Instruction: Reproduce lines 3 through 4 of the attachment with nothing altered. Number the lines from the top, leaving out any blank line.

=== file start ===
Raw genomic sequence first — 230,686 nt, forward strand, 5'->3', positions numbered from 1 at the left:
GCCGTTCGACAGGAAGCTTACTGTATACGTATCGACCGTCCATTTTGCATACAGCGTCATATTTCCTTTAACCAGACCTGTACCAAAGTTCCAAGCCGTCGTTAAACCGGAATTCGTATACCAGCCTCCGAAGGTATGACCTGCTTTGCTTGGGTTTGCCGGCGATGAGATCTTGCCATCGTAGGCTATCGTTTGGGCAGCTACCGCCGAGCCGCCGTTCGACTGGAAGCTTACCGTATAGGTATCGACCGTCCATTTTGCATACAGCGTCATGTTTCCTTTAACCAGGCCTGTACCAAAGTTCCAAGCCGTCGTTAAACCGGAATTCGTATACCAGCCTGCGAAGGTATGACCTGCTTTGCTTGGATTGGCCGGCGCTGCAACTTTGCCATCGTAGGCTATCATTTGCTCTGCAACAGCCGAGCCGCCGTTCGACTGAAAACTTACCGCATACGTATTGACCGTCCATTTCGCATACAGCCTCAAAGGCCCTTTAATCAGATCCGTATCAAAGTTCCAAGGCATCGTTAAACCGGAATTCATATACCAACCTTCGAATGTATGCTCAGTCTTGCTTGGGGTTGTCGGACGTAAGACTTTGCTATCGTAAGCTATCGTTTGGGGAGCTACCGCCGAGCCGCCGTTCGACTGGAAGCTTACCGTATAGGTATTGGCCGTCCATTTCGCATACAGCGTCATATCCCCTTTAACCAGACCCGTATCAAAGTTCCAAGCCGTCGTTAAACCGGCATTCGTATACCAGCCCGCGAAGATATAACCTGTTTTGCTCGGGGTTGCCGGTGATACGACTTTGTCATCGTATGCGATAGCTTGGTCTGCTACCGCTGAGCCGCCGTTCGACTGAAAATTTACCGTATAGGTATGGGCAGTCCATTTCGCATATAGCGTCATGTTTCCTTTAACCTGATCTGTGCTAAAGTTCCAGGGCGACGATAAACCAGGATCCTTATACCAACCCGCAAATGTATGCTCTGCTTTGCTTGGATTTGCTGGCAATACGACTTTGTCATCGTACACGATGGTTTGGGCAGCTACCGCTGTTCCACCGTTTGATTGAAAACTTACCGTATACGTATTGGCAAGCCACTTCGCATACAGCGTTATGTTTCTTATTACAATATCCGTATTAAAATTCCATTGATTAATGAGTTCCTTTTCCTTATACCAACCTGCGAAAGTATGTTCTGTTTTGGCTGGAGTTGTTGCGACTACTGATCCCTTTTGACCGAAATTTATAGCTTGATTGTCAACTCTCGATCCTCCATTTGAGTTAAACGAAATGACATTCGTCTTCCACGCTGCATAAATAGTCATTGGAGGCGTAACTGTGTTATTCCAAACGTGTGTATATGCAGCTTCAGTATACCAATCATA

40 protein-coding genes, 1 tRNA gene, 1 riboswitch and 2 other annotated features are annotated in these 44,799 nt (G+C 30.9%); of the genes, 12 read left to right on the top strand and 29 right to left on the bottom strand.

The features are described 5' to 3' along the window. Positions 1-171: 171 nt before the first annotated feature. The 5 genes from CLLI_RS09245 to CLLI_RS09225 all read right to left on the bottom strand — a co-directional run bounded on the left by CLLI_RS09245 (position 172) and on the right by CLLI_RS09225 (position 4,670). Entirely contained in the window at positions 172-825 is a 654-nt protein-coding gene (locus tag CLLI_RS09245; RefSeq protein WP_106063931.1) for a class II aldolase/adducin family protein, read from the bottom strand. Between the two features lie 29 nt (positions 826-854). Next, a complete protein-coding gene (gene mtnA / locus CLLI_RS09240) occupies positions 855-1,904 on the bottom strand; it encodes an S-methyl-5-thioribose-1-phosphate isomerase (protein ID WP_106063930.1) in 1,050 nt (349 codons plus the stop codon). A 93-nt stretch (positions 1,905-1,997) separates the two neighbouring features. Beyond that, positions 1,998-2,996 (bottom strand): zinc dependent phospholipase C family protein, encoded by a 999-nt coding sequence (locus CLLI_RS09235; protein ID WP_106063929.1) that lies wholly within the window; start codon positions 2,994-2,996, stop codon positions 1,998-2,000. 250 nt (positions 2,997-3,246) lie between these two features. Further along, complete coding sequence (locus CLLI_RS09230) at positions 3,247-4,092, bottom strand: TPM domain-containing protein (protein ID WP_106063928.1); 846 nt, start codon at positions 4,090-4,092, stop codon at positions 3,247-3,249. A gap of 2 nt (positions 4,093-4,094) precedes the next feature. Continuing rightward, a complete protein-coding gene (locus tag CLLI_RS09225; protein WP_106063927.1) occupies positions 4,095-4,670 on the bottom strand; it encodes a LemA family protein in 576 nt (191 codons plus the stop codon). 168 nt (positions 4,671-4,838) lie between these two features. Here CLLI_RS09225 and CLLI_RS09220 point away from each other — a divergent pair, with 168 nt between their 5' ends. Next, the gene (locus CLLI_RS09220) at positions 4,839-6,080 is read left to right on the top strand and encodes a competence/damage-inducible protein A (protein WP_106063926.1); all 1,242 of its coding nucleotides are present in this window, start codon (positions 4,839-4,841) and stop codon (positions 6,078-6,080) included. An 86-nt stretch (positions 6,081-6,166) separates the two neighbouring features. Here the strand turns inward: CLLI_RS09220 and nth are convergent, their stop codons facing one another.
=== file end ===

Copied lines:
40 protein-coding genes, 1 tRNA gene, 1 riboswitch and 2 other annotated features are annotated in these 44,799 nt (G+C 30.9%); of the genes, 12 read left to right on the top strand and 29 right to left on the bottom strand.

The features are described 5' to 3' along the window. Positions 1-171: 171 nt before the first annotated feature. The 5 genes from CLLI_RS09245 to CLLI_RS09225 all read right to left on the bottom strand — a co-directional run bounded on the left by CLLI_RS09245 (position 172) and on the right by CLLI_RS09225 (position 4,670). Entirely contained in the window at positions 172-825 is a 654-nt protein-coding gene (locus tag CLLI_RS09245; RefSeq protein WP_106063931.1) for a class II aldolase/adducin family protein, read from the bottom strand. Between the two features lie 29 nt (positions 826-854). Next, a complete protein-coding gene (gene mtnA / locus CLLI_RS09240) occupies positions 855-1,904 on the bottom strand; it encodes an S-methyl-5-thioribose-1-phosphate isomerase (protein ID WP_106063930.1) in 1,050 nt (349 codons plus the stop codon). A 93-nt stretch (positions 1,905-1,997) separates the two neighbouring features. Beyond that, positions 1,998-2,996 (bottom strand): zinc dependent phospholipase C family protein, encoded by a 999-nt coding sequence (locus CLLI_RS09235; protein ID WP_106063929.1) that lies wholly within the window; start codon positions 2,994-2,996, stop codon positions 1,998-2,000. 250 nt (positions 2,997-3,246) lie between these two features. Further along, complete coding sequence (locus CLLI_RS09230) at positions 3,247-4,092, bottom strand: TPM domain-containing protein (protein ID WP_106063928.1); 846 nt, start codon at positions 4,090-4,092, stop codon at positions 3,247-3,249. A gap of 2 nt (positions 4,093-4,094) precedes the next feature. Continuing rightward, a complete protein-coding gene (locus tag CLLI_RS09225; protein WP_106063927.1) occupies positions 4,095-4,670 on the bottom strand; it encodes a LemA family protein in 576 nt (191 codons plus the stop codon). 168 nt (positions 4,671-4,838) lie between these two features. Here CLLI_RS09225 and CLLI_RS09220 point away from each other — a divergent pair, with 168 nt between their 5' ends. Next, the gene (locus CLLI_RS09220) at positions 4,839-6,080 is read left to right on the top strand and encodes a competence/damage-inducible protein A (protein WP_106063926.1); all 1,242 of its coding nucleotides are present in this window, start codon (positions 4,839-4,841) and stop codon (positions 6,078-6,080) included. An 86-nt stretch (positions 6,081-6,166) separates the two neighbouring features. Here the strand turns inward: CLLI_RS09220 and nth are convergent, their stop codons facing one another.